Furthermore, we have shown the expression profile for nine MSY genes found in rat and human. Using whole-genome sequencing reads from male rats, seven copies of Sry have been confirmed for the first time in multiple commonly used laboratory rat strains. The only Sry copy found ubiquitously expressed, Sry2, was inserted into an intron of the antisense strand of the ubiquitously expressed Kdm5d gene and also contains mutations damaging to nuclear localization and transcriptional regulation. With initial fragment analysis protocols only amplifying Sry2 in an orientation-dependent manner, without amplifying Kdm5d introns, the high expression of Sry2 is likely driven by global chromatin state around the Kdm5d gene and is not transcripts detected from Kdm5d intron background of RNAseq. This highlights the fact that the location of genomic insertion can drive an expression profile; however, instead of being able to select on the removal of the gene as would be done on autosomes, MSY sequence has likely been selected on to remove functionality of the protein, maintaining future bulk of MSY contrary to previous MSY degradation theories. Other functional Sry copies are found expressed in specific tissues including the testis, kidney, lung, and spleen, similar to the expression profile of human SRY. This suggests that “undifferentiated” Sry gene copy expression data (generated by techniques such as real-time PCR) biases the understanding of specific Sry copies, with the use of sequencing-based technologies or our fragment analysis protocol (can separate out Sry2 from other copies), a more reliable method for Sry expression analysis in future rat work.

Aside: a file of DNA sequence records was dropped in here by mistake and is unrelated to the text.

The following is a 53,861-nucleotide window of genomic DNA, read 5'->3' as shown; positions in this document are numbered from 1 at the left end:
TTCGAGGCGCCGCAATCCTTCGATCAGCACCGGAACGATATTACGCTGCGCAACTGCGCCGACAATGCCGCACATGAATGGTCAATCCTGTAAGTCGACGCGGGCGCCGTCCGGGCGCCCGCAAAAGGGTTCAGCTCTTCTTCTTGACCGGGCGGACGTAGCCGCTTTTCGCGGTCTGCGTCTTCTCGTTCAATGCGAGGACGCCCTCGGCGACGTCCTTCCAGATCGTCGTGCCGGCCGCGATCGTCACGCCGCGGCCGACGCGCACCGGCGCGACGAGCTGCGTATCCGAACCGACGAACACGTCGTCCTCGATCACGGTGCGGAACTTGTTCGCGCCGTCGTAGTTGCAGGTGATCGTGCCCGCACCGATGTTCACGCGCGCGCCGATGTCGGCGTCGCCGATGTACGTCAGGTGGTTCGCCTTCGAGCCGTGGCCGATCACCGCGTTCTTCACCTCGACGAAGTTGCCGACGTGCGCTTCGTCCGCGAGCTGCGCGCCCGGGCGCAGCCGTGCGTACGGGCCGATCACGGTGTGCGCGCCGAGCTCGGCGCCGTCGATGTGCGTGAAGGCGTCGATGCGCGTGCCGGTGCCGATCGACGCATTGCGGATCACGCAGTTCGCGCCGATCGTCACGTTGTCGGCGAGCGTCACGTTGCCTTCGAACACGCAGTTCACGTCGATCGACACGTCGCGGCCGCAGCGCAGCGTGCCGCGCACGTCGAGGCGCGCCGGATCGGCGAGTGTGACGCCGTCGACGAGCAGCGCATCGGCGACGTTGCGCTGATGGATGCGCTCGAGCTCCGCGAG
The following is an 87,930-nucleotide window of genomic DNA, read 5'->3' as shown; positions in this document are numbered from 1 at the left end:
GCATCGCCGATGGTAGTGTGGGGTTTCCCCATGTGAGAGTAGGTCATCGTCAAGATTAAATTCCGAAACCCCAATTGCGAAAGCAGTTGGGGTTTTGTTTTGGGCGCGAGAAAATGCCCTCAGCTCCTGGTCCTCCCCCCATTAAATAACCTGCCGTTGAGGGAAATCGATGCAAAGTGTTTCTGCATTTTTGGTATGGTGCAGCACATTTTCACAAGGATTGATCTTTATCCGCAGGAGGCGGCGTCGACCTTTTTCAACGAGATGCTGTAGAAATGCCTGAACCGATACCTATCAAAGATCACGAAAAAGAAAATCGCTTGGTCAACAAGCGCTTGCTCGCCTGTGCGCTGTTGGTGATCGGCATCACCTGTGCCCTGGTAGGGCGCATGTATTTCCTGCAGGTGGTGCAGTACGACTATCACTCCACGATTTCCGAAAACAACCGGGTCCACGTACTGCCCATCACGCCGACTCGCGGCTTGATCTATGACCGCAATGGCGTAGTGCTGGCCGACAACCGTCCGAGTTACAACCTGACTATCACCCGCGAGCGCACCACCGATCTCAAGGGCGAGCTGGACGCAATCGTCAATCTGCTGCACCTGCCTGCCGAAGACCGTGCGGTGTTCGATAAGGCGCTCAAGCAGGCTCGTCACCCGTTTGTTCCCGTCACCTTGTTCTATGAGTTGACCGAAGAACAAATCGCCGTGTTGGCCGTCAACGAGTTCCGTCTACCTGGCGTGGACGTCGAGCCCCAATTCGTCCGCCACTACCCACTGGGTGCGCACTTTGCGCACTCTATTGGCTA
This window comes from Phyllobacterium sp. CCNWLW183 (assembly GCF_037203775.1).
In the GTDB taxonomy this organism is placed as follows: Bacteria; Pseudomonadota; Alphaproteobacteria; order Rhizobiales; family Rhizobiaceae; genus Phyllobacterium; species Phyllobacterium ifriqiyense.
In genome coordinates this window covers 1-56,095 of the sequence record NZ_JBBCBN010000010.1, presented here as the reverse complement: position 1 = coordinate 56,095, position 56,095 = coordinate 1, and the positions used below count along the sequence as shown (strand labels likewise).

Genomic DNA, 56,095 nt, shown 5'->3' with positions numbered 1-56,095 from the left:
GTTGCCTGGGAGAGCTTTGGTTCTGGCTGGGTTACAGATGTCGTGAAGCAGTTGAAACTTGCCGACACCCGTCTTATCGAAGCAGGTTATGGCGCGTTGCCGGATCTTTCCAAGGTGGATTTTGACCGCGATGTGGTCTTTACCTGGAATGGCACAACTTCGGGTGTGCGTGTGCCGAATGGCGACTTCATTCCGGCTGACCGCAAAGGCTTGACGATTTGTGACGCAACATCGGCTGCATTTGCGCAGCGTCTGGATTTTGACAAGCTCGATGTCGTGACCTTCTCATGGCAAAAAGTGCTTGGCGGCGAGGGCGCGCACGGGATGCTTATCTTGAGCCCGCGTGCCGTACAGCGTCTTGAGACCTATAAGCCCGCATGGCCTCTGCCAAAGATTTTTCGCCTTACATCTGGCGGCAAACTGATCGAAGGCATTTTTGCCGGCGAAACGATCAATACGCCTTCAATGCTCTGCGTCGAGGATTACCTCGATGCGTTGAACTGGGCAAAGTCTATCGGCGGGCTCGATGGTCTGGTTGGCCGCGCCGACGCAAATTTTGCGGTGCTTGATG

The technique of identifying male-specific variants in duplicated genes, although utilized here only in rat, could be used in the future to identify additional mammalian species-specific duplications onto MSY. The assembly of MSYs from several mammals has elucidated duplication events such as CDY [32], FLJ36031Y [33], ZNF280AY [34], and MBTPS2Y [1]. However, with only a handful of sequenced MSYs in mammals, the extent of such gene duplications throughout mammalian evolution is unknown. The technique shown here is capable of identifying MSY duplications from reads of several male (or male-contaminated female samples) and female whole-genome sequences, a task that has become relatively inexpensive with next-generation sequencing technologies.

Gene duplication has been recognized as a driver of phenotypic changes for human diseases [35]. Studying duplication of autosomal genes onto MSY provides a unique opportunity to understand mechanisms and selective pressure of gene duplication, in addition to assessing the current status of our genomic scaffold. Of seven duplication events detected in our work, only two genes were found as expressed transcripts, with five becoming pseudogenes. Of the two genes that maintain expression, it is shown that Med14y was not present in rat strains such as FHL. Duplication of Ube2q2, a gene associated with kidney function [36], onto MSY was initially considered a pseudogene in SHR sequence annotation [2]. However, when analyzing the F344 sequence, transcripts were found ubiquitously expressed from MSY (using the male-specific SNVs). Analysis of 197 male RNAseq datasets from the rat identified 35 additional RNAseq datasets to have detectable Ube2q2Y transcripts, suggesting strain-specific stratification in expression. The repetitive nature of rat MSY has made it challenging to generate a complete MSY sequence for rat. The analysis of Sry and autosomal gene duplications on MSY can serve as markers for completeness of our current assemblies. For example, the SNVs found in Sry3C or pseudogenes Ect2Y_ps, Havcr2Y_ps, Prrc2cY_ps, and Vom2rY_ps, which have been confirmed in multiple male rat genomes, are not found in the current Rnor 6.0 MSY assembly. These therefore serve as valuable markers in the future for completing a rat MSY sequence.

Conclusions